New Providence, NJ
May 19th, 1898
From: Ruth Barrell
To: William A Gray
My Dear Will:
I meant to have gone to bed on returning from Prayer meeting, but no one could
sleep during this bombardment, so I may as well improve the minutes by writing to my Will.
Bessie and I walked to prayer meeting tonight and we had such faith in the weather we
had neither rubbers nor umbrella with us. The first thunder I heard was just before Mr.
Hooper finished his discourse, and then he asked deacon Potter to pray, of all persons. I
couldn’t help wondering every minute whether he would get through before the shower
came. Well, we didn’t. It was raining hard when we went down stairs, but a good angel in
the form of Amos jr brought us home in his buggy. His father had the two seated wagon for
the rest of his family. There was very heavy thunder and sharp lightening all the way home
and it rained pretty hard too.
When we ran up on the piazza we found two men seated there with a lantern beside
them. When we got inside, Mother told us about them. They had asked her if they might sit
on our piazza while the storm lasted, and of course she gave her permission. She said
they were German from their talk and had some very bad tobacco. One of them was but a
boy. The man told Mother they came down from Murray Hill to catch a fish, and it rained
and wet them, and then they asked her for a drink of water.
Managed between showers to mow about half the yard today, also sewed some of Bessie’s things. She cut out part of my new wool dress too.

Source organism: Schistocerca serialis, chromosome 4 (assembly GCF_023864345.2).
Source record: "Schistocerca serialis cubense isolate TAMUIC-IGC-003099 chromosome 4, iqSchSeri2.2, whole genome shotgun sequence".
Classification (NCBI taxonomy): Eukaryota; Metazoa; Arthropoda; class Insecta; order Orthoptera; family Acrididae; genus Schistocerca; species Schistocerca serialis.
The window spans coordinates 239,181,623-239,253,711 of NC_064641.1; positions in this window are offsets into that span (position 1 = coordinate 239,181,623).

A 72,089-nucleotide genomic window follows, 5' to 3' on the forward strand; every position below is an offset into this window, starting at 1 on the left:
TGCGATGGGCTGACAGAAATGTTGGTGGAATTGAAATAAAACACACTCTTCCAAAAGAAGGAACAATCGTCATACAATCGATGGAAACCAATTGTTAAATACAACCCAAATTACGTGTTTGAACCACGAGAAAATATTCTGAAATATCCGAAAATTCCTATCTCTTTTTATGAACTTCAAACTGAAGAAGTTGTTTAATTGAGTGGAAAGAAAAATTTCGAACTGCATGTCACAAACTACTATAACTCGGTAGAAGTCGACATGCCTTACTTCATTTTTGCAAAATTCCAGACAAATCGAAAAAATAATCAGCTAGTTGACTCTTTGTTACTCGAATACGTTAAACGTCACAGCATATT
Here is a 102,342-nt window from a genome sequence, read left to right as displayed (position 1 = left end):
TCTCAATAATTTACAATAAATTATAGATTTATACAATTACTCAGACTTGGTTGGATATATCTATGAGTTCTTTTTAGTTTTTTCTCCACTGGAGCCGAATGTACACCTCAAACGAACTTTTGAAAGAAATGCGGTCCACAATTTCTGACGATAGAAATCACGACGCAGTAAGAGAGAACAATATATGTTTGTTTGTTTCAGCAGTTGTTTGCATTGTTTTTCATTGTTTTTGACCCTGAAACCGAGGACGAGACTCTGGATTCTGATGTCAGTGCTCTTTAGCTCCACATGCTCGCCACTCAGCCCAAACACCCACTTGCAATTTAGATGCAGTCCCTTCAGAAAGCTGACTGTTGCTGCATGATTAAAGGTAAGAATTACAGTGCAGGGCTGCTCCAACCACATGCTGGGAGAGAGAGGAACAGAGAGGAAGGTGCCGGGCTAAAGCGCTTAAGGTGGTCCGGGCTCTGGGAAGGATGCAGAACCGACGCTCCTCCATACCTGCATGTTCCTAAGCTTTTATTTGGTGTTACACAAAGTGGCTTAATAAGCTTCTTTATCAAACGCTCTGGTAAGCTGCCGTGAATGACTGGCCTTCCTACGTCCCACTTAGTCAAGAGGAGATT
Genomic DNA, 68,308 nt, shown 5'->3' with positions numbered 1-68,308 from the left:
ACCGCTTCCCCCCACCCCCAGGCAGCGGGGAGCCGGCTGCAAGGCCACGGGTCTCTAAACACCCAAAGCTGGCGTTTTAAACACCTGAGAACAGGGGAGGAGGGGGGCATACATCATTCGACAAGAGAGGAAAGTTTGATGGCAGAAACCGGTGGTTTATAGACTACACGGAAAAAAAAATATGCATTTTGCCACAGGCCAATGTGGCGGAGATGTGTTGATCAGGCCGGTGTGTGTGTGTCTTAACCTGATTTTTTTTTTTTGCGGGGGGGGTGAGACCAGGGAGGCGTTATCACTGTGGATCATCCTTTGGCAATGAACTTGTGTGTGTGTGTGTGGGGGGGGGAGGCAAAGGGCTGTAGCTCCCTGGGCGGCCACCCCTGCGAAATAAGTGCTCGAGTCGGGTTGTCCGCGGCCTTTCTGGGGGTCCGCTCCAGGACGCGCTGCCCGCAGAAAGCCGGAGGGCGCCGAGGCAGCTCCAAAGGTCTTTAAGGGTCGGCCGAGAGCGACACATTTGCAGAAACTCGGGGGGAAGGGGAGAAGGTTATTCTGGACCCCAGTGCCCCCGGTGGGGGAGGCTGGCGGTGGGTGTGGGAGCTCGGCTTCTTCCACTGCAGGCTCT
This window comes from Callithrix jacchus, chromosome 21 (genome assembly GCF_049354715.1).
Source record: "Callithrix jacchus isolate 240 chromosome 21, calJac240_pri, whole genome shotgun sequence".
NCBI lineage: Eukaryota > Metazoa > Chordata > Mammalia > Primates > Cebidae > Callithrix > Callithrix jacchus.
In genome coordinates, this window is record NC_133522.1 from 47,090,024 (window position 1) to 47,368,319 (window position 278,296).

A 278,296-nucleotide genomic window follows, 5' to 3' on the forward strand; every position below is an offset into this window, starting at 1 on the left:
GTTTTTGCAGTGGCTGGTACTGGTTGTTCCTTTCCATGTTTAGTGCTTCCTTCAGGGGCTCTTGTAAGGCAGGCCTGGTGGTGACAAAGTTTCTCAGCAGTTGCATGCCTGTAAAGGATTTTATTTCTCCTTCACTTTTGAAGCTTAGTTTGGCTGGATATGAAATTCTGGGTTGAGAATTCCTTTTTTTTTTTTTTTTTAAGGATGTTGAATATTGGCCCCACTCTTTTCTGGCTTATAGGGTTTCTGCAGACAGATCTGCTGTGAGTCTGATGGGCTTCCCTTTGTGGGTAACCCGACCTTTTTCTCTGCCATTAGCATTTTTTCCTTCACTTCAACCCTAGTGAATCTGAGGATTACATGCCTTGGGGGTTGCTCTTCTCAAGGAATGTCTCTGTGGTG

About four o’clock this afternoon I started out on my wheel on mission land
purposes, went to Mrs. Hoopers and to Jennie Hoods. We are going to have the meeting
tomorrow so Saturday will be free to us. Got home about ten minutes to six to feed
chickens, then I rode over to Grace Baldwin’s to tell her of the meeting. It was just lovely
then, the road was in good condition, the air sweet with apple blossoms ( Mr. Bebouts
winter varieties), lilacs, and quince blossoms, and all my dear birds were singing; orioles,
robins, song sparrows, and a sweet wood thrush too. I wished for you so much to enjoy it
all with me.
It looks like now as thought I could meet you on Saturday, but if it should dry
enough so Abe can work. I do not see any better plan than for you to come to Murray Hill,
on the 3:50 from N.Y. I might ride up on my wheel to meet you if the plan seems favorable.
However think you will see me at Summit in the buggy. No potatoes. It seems to have
settled to a steady rain so guess I’ll go to bed.
Goodnight, your loving
Friday 11 A.M.
Through sweeping, some yard to mow yet. Will meet you tomorrow at Summit 4:18
Yours hastily and lovingly